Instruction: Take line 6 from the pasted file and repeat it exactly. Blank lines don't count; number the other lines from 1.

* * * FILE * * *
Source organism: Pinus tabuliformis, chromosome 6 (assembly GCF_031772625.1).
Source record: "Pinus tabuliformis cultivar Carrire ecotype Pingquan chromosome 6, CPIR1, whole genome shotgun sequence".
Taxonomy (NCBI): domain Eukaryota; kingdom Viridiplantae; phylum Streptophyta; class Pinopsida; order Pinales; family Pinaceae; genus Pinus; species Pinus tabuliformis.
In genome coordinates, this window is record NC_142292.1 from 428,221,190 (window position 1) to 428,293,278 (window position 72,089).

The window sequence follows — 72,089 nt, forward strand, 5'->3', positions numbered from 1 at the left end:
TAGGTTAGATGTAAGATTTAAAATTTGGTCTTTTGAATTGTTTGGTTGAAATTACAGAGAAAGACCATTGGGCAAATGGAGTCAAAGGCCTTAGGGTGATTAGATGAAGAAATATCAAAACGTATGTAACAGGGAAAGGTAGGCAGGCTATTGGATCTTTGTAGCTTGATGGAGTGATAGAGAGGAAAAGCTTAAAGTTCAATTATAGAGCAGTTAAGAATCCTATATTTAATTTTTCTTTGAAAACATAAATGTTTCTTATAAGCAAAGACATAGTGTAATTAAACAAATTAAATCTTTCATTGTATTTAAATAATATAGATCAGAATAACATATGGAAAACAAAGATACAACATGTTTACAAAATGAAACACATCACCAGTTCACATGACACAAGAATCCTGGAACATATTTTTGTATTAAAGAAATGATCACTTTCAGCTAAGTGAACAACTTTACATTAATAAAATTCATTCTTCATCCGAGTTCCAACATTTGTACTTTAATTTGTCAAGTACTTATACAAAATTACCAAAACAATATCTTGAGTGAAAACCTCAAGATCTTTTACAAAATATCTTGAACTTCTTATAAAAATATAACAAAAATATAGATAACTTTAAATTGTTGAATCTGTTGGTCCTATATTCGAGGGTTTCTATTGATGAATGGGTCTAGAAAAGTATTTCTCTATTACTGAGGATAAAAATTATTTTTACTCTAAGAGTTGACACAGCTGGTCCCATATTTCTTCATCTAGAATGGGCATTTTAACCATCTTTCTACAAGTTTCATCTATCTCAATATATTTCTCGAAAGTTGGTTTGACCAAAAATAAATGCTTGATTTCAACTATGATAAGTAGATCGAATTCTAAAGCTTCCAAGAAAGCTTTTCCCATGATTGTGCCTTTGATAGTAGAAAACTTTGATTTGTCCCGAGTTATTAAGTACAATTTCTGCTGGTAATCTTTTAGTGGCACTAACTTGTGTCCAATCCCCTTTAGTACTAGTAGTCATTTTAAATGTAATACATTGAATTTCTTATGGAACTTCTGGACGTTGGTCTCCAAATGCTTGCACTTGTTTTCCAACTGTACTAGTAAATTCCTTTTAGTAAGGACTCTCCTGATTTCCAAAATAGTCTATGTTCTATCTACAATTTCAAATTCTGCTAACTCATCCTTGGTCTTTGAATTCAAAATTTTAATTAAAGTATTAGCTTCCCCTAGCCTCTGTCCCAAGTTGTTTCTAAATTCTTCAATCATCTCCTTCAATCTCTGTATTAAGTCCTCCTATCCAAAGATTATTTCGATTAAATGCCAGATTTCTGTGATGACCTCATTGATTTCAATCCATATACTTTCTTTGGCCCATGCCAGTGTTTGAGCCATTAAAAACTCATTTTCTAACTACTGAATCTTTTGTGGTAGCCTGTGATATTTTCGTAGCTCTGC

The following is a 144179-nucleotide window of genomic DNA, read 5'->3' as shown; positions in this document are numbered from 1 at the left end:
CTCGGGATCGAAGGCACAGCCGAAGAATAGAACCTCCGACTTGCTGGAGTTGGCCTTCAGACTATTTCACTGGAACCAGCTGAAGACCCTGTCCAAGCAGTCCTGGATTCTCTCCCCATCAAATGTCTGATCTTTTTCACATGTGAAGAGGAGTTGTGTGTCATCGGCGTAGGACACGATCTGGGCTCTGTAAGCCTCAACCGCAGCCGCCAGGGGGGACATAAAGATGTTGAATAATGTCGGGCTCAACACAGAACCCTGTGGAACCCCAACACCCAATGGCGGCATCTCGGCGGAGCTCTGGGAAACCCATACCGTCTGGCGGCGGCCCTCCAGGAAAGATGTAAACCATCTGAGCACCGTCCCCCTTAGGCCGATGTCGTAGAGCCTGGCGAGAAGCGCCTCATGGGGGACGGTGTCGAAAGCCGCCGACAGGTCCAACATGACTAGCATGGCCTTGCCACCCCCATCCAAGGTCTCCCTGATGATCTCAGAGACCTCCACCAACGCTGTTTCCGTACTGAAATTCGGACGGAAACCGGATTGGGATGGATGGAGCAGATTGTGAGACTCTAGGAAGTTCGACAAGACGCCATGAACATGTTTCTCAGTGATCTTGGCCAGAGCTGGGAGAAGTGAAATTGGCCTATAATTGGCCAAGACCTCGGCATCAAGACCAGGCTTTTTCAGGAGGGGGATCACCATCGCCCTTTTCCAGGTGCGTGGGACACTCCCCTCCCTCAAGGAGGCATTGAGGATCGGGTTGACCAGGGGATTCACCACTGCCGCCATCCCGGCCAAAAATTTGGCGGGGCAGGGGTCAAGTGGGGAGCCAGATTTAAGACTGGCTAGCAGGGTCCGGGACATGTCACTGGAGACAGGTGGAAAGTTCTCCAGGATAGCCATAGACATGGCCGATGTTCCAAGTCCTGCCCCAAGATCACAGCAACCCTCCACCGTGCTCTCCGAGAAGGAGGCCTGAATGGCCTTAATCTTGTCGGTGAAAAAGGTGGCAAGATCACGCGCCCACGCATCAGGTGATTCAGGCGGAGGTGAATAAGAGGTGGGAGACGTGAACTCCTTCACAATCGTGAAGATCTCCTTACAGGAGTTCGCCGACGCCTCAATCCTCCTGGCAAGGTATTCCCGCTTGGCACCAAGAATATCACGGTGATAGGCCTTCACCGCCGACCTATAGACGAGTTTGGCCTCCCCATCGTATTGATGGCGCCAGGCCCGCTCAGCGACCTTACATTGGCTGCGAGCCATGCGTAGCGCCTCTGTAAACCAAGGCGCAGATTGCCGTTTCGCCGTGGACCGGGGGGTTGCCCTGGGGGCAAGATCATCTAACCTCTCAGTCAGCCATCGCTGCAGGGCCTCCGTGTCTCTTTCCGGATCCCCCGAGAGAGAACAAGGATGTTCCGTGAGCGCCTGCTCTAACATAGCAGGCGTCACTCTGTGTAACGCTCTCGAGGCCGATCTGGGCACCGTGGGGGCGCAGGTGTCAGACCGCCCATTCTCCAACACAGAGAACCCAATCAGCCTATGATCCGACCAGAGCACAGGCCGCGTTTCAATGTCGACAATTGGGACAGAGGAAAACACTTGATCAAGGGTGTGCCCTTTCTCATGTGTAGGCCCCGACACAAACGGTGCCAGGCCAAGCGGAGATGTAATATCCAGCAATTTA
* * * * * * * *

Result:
TAGGTTAGATGTAAGATTTAAAATTTGGTCTTTTGAATTGTTTGGTTGAAATTACAGAGAAAGACCATTGGGCAAATGGAGTCAAAGGCCTTAGGGTGATTAGATGAAGAAATATCAAAACGTATGTAACAGGGAAAGGTAGGCAGGCTATTGGATCTTTGTAGCTTGATGGAGTGATAGAGAGGAAAAGCTTAAAGTTCAATTATAGAGCAGTTAAGAATCCTATATTTAATTTTTCTTTGAAAACATAAATGTTTCTTATAAGCAAAGACATAGTGTAATTAAACAAATTAAATCTTTCATTGTATTTAAATAATATAGATCAGAATAACATATGGAAAACAAAGATACAACATGTTTACAAAATGAAACACATCACCAGTTCACATGACACAAGAATCCTGGAACATATTTTTGTATTAAAGAAATGATCACTTTCAGCTAAGTGAACAACTTTACATTAATAAAATTCATTCTTCATCCGAGTTCCAACATTTGTACTTTAATTTGTCAAGTACTTATACAAAATTACCAAAACAATATCTTGAGTGAAAACCTCAAGATCTTTTACAAAATATCTTGAACTTCTTATAAAAATATAACAAAAATATAGATAACTTTAAATTGTTGAATCTGTTGGTCCTATATTCGAGGGTTTCTATTGATGAATGGGTCTAGAAAAGTATTTCTCTATTACTGAGGATAAAAATTATTTTTACTCTAAGAGTTGACACAGCTGGTCCCATATTTCTTCATCTAGAATGGGCATTTTAACCATCTTTCTACAAGTTTCATCTATCTCAATATATTTCTCGAAAGTTGGTTTGACCAAAAATAAATGCTTGATTTCAACTATGATAAGTAGATCGAATTCTAAAGCTTCCAAGAAAGCTTTTCCCATGATTGTGCCTTTGATAGTAGAAAACTTTGATTTGTCCCGAGTTATTAAGTACAATTTCTGCTGGTAATCTTTTAGTGGCACTAACTTGTGTCCAATCCCCTTTAGTACTAGTAGTCATTTTAAATGTAATACATTGAATTTCTTATGGAACTTCTGGACGTTGGTCTCCAAATGCTTGCACTTGTTTTCCAACTGTACTAGTAAATTCCTTTTAGTAAGGACTCTCCTGATTTCCAAAATAGTCTATGTTCTATCTACAATTTCAAATTCTGCTAACTCATCCTTGGTCTTTGAATTCAAAATTTTAATTAAAGTATTAGCTTCCCCTAGCCTCTGTCCCAAGTTGTTTCTAAATTCTTCAATCATCTCCTTCAATCTCTGTATTAAGTCCTCCTATCCAAAGATTATTTCGATTAAATGCCAGATTTCTGTGATGACCTCATTGATTTCAATCCATATACTTTCTTTGGCCCATGCCAGTGTTTGAGCCATTAAAAACTCATTTTCTAACTACTGAATCTTTTGTGGTAGCCTGTGATATTTTCGTAGCTCTGC